International Society of Political Psychology

Conference Abstracts

Experimental Evidence on Status & Conflict

Jonathan Renshon, Harvard University

Conference: ISPP 2011
Affiliation: Harvard University
Research Area: Political decision making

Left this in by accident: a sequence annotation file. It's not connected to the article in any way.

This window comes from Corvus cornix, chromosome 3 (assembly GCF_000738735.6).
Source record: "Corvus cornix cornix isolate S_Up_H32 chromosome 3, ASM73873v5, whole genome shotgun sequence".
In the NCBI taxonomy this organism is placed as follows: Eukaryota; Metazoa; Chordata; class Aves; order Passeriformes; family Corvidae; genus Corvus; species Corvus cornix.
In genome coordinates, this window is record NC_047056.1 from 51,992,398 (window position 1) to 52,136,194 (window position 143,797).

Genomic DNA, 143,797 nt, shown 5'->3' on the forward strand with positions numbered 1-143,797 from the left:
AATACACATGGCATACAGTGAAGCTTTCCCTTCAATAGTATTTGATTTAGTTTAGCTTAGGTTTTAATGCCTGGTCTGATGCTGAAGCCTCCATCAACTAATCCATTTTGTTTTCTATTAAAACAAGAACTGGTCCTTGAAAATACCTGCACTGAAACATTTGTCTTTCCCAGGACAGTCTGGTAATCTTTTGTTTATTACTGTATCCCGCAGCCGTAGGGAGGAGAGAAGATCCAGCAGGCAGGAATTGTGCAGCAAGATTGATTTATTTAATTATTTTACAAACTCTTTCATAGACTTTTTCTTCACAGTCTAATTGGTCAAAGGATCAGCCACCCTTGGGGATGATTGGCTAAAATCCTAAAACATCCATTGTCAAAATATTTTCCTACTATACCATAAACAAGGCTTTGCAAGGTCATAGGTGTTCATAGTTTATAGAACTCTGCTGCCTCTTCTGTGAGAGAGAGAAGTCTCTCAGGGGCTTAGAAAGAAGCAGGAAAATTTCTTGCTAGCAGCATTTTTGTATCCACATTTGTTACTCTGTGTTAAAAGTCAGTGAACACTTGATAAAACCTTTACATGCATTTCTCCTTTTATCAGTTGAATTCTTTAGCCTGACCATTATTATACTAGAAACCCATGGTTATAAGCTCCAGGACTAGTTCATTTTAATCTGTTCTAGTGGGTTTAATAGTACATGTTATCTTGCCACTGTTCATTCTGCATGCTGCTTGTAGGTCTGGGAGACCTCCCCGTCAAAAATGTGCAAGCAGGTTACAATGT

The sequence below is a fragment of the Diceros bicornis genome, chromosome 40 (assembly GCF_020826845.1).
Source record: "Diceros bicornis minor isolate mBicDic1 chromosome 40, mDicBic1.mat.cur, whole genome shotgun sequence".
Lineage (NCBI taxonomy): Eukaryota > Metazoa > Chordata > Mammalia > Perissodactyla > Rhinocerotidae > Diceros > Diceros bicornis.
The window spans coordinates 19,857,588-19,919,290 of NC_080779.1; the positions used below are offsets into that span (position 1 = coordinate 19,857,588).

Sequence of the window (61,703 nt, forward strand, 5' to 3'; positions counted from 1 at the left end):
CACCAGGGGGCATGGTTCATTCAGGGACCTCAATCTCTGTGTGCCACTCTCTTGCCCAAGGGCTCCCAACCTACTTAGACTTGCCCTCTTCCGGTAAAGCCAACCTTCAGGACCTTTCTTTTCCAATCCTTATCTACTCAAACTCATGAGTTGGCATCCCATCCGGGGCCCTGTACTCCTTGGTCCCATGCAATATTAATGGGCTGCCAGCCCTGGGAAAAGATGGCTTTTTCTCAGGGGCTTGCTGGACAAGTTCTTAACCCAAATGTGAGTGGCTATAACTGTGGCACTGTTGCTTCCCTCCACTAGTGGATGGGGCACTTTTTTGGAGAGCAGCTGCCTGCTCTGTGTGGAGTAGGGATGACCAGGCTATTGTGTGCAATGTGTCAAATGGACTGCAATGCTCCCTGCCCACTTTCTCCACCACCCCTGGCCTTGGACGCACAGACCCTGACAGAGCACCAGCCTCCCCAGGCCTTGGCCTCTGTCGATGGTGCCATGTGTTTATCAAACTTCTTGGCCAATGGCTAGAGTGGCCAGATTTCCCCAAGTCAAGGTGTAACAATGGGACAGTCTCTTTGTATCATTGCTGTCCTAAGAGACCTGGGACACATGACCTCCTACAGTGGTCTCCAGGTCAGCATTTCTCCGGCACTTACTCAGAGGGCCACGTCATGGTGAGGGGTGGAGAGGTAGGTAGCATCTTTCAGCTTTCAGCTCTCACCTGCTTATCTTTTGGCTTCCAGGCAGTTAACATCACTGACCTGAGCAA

Status or prestige concerns have long been assumed to hold great importance in international relations. Such concerns have been implicated in decisions to acquire nuclear weapons, to maintain national space programs and even to launch violent military conflicts. Yet, we are still far from a complete understanding of status motivations and their effects on judgment and decision-making. In this paper, I present evidence from a series of experiments that investigate two aspects of status motivations. Both studies use a unique sample of real-world leaders to allay some of the potential problems related to external validity. Study 1 investigates how much individuals value status by focusing on trade-offs between material gains and temporary prestige gains. It also presents evidence on several individual difference measures that are associated with a greater desire for status. Study 2 presents evidence on the behavioral effects of status concerns, focusing in particular on the relationship between status concerns and aggression.